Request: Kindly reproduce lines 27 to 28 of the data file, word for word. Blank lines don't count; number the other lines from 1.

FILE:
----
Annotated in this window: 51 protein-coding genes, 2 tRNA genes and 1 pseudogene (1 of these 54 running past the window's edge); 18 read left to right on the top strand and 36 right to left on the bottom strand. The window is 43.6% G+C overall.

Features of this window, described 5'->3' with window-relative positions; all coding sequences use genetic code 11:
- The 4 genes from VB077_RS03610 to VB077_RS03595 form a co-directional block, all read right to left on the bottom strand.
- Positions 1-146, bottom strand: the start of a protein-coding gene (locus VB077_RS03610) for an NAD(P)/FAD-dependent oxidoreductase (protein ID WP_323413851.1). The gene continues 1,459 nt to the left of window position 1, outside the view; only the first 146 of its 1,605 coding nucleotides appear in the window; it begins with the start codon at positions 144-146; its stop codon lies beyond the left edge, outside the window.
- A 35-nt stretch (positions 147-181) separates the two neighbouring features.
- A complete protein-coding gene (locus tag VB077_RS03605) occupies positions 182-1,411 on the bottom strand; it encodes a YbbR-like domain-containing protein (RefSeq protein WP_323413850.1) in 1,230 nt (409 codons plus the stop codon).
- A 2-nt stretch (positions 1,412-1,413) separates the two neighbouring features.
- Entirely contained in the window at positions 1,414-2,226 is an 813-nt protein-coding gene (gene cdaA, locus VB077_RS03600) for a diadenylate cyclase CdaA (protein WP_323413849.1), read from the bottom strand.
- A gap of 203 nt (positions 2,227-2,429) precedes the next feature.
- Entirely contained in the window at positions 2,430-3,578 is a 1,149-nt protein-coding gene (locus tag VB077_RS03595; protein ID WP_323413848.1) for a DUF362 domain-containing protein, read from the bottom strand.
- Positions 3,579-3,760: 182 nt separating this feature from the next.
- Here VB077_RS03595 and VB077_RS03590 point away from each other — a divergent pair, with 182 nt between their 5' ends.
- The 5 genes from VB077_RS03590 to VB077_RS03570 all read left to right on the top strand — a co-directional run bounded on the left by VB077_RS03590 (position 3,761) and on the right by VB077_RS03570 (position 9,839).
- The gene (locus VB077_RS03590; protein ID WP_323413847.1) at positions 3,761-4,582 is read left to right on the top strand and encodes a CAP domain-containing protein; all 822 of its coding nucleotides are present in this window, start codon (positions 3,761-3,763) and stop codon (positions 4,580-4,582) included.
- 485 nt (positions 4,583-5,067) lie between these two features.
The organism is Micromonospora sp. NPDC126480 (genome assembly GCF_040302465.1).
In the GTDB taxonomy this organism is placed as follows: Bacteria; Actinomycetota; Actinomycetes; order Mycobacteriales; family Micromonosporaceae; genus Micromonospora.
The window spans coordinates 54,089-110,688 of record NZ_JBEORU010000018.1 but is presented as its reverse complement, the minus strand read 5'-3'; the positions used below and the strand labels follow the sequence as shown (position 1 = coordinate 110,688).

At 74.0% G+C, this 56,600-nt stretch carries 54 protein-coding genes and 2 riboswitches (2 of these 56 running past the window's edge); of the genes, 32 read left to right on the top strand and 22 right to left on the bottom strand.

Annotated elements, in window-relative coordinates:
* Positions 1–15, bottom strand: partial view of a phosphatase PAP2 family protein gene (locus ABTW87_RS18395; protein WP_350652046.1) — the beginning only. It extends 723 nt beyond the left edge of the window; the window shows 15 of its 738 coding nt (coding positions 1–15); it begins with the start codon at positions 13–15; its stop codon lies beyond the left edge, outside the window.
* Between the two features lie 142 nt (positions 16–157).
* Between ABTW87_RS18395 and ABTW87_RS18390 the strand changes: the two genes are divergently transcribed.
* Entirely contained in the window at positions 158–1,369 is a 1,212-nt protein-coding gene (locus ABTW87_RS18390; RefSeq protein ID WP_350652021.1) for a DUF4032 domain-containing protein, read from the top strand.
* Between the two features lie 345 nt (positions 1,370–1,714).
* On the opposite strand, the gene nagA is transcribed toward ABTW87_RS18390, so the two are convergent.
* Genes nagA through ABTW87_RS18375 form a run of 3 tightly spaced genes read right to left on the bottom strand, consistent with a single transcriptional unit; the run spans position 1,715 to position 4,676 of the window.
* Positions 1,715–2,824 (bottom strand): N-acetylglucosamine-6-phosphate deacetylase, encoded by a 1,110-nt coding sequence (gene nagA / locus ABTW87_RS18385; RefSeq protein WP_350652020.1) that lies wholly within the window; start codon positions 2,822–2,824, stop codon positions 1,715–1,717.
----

* Genes nagA through ABTW87_RS18375 form a run of 3 tightly spaced genes read right to left on the bottom strand, consistent with a single transcriptional unit; the run spans position 1,715 to position 4,676 of the window.
* Positions 1,715–2,824 (bottom strand): N-acetylglucosamine-6-phosphate deacetylase, encoded by a 1,110-nt coding sequence (gene nagA / locus ABTW87_RS18385; RefSeq protein WP_350652020.1) that lies wholly within the window; start codon positions 2,822–2,824, stop codon positions 1,715–1,717.